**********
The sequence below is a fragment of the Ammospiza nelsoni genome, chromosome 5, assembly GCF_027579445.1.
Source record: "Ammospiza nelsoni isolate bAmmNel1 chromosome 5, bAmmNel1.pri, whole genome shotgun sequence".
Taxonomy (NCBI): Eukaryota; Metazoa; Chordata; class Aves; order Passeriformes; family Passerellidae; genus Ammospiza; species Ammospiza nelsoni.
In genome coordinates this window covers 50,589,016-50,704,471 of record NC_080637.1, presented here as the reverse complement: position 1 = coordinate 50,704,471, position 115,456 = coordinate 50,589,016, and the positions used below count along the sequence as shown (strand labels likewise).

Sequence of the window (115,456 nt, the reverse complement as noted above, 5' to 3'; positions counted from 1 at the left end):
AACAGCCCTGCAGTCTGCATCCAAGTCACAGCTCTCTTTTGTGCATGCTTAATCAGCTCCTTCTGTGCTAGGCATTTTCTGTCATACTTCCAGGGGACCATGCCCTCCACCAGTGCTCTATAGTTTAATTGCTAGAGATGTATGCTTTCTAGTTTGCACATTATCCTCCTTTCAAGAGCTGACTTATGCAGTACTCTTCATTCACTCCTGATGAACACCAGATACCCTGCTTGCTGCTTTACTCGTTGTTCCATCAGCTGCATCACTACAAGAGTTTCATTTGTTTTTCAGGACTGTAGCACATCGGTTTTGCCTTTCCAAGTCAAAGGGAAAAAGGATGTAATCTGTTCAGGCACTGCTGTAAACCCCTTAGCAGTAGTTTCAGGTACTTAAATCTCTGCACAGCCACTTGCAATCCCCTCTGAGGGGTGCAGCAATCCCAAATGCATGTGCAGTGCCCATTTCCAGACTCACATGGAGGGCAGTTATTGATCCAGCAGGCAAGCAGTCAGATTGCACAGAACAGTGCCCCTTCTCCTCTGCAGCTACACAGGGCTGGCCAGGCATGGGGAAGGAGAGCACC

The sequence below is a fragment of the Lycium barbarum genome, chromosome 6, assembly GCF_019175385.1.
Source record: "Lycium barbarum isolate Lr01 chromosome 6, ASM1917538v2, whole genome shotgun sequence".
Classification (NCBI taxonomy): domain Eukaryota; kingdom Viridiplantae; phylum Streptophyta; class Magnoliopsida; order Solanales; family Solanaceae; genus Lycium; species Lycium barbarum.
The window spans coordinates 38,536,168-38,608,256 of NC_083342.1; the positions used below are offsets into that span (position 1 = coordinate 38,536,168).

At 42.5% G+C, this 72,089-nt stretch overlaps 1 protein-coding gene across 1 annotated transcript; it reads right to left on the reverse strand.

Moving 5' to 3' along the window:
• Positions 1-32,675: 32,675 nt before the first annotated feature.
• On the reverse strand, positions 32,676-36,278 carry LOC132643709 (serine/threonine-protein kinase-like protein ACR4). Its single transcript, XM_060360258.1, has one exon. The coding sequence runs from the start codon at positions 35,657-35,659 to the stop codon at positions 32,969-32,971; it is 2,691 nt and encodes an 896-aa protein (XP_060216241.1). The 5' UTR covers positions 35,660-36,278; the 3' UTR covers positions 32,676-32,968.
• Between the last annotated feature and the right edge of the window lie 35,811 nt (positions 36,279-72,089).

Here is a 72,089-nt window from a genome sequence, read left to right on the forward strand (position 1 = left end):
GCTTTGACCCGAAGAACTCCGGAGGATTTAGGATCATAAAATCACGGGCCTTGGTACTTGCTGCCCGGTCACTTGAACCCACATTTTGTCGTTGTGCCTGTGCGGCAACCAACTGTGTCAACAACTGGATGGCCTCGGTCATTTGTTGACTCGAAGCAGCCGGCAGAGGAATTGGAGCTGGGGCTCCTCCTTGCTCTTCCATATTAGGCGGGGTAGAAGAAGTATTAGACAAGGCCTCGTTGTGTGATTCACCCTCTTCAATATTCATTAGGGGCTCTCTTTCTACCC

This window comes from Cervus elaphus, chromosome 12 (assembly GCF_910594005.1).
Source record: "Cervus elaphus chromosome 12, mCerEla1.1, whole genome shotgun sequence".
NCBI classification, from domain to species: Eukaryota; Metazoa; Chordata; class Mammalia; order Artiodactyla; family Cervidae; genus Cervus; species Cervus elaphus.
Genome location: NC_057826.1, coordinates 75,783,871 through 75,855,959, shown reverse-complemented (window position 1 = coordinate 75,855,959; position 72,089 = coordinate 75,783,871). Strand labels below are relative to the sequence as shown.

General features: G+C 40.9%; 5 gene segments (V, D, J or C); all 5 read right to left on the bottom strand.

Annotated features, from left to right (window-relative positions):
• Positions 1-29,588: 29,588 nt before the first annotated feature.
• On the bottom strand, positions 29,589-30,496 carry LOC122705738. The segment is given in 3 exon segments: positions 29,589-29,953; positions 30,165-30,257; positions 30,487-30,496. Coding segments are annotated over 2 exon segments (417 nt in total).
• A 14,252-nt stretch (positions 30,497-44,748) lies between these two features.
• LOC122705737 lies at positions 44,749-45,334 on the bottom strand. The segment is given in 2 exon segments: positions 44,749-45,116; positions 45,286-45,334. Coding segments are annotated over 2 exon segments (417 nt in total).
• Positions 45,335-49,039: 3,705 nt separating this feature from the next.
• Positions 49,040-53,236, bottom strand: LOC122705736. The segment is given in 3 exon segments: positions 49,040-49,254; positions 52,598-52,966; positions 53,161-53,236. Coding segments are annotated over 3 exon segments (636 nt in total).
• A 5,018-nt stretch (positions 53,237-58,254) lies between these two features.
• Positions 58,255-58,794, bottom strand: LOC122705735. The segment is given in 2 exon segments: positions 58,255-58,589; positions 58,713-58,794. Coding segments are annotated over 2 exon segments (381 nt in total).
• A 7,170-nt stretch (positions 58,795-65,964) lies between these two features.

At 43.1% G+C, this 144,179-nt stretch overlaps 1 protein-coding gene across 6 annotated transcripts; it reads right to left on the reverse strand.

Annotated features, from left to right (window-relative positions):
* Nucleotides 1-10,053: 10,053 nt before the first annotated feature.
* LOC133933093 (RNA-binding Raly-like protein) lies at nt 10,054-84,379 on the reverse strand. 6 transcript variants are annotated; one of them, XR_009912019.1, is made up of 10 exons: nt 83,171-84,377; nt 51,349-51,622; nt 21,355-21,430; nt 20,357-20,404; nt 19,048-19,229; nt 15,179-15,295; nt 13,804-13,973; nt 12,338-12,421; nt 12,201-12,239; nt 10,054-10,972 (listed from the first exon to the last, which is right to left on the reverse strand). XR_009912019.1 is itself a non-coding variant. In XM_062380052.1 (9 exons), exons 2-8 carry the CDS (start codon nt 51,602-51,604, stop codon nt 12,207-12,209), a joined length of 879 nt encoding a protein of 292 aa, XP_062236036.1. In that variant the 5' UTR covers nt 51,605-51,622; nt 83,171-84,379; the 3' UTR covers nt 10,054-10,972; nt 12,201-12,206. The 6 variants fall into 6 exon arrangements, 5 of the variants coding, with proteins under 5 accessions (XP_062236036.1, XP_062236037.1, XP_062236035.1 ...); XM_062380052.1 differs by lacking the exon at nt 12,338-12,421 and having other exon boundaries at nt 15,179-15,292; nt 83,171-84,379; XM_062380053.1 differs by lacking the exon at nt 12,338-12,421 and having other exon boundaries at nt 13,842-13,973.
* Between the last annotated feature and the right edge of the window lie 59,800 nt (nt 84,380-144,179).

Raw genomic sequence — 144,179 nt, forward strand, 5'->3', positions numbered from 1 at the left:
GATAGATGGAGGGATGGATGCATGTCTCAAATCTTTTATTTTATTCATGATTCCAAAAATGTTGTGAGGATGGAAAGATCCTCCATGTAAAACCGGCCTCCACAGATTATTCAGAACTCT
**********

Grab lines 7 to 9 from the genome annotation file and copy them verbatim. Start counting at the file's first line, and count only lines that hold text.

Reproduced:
The sequence below is a fragment of the Lycium barbarum genome, chromosome 6, assembly GCF_019175385.1.
Source record: "Lycium barbarum isolate Lr01 chromosome 6, ASM1917538v2, whole genome shotgun sequence".
Classification (NCBI taxonomy): domain Eukaryota; kingdom Viridiplantae; phylum Streptophyta; class Magnoliopsida; order Solanales; family Solanaceae; genus Lycium; species Lycium barbarum.